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Spiny Broom Enfleurage Experiment

Spiny Broom
The spiny broom has been early to rise this year, creating yet another challenge in realizing my dream to extract it. It is still cold, rainy and I can't for the life of me figure out when is the best time to harvest this thorn. I did one harvest, and discovered yet again that the scent is too faint, perhaps the flowers are also a bit too old and worn-out. The ones I picked which were fragrant lost their odour by the time I got to the studio to place them in the fats for enfleurage extraction. It is becoming rapidly more evident to me that knowledge of the exact harvest time is key to success in enfleurage. I did a small trial, but the scent did not stick around at all. Considering the painstaking process and how much pain is involved (if you're not careful and get stung by the thorns it literally hurts) - I think it would rather wait till later in the spring when the non-spiny (read: thornless) broom is in bloom. Wish me luck please!

Spiny Broom Enfleurage Experiment

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Monday, February 04, 2019

Local Kyphi

Local Kyphi Ingredients
In preparation for the Kyphi class I'm teaching February 21st, I've decided to experiment with making Kyphi with as many local ingredients as possible. I tried to use mostly plants and materials that I either grow or wild-harvest, or can be found locally theoretically speaking.
Some were included because they were traditionally part of the materials traded Incense Route and therefore have penetrated the local cuisine and pharmacopeia and are almost inseparable from the culture (such as Frankincense and Myrrh), and also I've included them because although the specimens I have are not grown locally - there is now a farm near the Dead Sea that grows them. The same is true for mastic (which although is from Greece, I can harvest my own - just wasn't patient enough to wait till next summer when I can collect enough resin!). And so on, for most of the resins. So this is not a strictly local product, but it carries the spirit of the landscape I now live in, and reflects its plant aromatic profile.

Local Kyphi in the Mortar
I began by soaking organic uncultured grapes in wine from the local vintner, and then set off to pound all the herbs I picked in the mortar and pestle. If you can recognize any of them in the pictures, and post a comment - you will be entered to win a little jar of my local Kyphi once it is made! It ended up very green and balsamic smelling, and with energy that is very vibrant and sweet, not unlike the Venus incense pastilles I made last year.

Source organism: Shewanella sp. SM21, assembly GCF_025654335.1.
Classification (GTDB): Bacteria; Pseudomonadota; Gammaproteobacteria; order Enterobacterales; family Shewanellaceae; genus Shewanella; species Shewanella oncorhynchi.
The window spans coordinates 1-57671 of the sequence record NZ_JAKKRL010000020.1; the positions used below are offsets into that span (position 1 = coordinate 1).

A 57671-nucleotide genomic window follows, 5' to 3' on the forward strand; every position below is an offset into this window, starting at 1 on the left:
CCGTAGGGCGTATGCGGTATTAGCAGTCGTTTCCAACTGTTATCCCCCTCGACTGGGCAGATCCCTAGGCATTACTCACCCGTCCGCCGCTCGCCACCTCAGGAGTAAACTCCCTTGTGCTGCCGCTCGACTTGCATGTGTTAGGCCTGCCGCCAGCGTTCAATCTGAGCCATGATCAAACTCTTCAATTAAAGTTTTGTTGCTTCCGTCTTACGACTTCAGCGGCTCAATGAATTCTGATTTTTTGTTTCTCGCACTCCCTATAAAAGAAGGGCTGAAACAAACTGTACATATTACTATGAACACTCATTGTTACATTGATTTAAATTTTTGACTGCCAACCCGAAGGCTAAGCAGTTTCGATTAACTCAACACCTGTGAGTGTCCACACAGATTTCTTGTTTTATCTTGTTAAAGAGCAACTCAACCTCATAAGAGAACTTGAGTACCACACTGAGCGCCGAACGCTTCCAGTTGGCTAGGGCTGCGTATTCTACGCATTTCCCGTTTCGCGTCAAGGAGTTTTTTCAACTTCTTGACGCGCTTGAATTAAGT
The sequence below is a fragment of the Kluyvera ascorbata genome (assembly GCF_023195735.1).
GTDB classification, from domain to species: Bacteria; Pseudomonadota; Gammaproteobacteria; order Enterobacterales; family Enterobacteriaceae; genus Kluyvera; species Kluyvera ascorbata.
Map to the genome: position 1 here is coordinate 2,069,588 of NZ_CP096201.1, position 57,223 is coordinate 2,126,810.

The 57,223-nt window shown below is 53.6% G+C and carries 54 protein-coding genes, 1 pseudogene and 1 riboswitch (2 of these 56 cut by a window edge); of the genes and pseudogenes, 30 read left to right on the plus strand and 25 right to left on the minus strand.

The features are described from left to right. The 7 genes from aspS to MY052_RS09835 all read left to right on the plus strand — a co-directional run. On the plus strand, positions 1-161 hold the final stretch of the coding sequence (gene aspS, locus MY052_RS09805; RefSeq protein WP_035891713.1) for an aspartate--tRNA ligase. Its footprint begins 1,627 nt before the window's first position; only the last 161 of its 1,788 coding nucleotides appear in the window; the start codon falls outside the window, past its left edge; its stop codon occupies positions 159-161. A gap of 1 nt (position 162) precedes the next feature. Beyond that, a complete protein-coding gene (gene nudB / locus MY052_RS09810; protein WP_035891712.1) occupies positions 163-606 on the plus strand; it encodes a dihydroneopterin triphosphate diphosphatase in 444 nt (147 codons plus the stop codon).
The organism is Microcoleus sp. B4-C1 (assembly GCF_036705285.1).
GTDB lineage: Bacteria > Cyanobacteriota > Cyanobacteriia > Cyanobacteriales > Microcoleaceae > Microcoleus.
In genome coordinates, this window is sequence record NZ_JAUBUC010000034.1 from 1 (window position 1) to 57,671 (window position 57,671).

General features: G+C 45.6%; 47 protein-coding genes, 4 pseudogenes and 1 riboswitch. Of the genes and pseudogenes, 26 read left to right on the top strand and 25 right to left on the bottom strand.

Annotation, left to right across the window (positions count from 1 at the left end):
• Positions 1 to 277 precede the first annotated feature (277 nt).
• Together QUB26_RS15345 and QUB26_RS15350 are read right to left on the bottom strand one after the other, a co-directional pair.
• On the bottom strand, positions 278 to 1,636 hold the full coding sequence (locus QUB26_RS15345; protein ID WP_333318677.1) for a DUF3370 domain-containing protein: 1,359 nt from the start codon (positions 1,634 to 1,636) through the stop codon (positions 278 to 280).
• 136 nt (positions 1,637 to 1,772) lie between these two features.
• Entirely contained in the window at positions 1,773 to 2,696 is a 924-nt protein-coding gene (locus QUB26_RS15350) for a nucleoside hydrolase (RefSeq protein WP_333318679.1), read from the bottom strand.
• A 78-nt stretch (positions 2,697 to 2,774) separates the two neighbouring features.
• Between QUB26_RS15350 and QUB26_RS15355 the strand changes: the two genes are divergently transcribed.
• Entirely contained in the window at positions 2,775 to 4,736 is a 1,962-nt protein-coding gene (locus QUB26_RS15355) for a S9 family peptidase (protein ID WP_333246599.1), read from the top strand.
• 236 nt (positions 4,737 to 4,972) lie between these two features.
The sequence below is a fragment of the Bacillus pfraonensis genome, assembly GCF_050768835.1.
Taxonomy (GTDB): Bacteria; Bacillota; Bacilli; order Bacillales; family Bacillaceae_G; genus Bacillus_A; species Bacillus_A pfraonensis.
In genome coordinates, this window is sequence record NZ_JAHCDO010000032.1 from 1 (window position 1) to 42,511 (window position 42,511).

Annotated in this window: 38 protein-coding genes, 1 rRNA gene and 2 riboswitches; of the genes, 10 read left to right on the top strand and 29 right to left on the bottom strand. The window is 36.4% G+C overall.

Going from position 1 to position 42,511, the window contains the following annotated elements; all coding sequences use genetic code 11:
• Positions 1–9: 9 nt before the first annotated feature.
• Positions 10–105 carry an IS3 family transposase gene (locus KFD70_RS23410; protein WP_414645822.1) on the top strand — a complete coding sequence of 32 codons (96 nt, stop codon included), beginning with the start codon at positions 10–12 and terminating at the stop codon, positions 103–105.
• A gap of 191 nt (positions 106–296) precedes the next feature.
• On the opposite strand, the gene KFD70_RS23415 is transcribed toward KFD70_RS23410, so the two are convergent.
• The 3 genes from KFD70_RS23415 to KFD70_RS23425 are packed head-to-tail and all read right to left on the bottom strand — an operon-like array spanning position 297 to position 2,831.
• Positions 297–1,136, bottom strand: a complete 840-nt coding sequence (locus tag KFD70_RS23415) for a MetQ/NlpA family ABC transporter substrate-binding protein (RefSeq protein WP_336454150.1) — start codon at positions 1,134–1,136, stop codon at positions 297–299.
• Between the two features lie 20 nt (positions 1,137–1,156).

Local Kyphi in the Drying Basket
Here it is drying in a basket layered with a gauze fabric (okay, more like an antiquated baby diaper, remember those days? If you do then you're either very old or getting there!).

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Four Sages Incense Cones

Clary Sage & Incense Wands
An order that came in for my Four Sages incense cones prompted me to make more. I only had a few left which I made with my dedicated student cum friend Jenny Amber. She is the one who gifted me with much missed aromatics from BC (Sagebrush, Coastal Mugwort, Redcedar Leaf, and more). This incense blend feels very special to me as it combines sages of both the West Coast and the Western Galilee - the two regions that I call home.

I was a bit unwell when the order came in so had to wait till I felt better. And even then I felt like I needed a little energy boost - rolling incense cones is labour intense and sometimes it is much more enjoyable in good company. So I summoned my brother Yotam to the task. We sat on the eastern deck this morning, enjoyed the gentle yet warm, wintery morning sunrays, listened to his choice of Ceremonial music and rolled the cones you see in the picture below.
Four Sages Incense Cones & Smudge Bundle
These are potent cones, small yet pack a punch and seem to clear any negative energy within minutes.  They contain Coastal Mugworth, White Sage (Sagebrush), which are both types of artemisia, a pinch of wormwood and clary sage from my garden, and of course - three-lobed sage that is the iconic scent of the Galilee.
The cones are now available and in stock again and you can order however many you wish via the online boutique.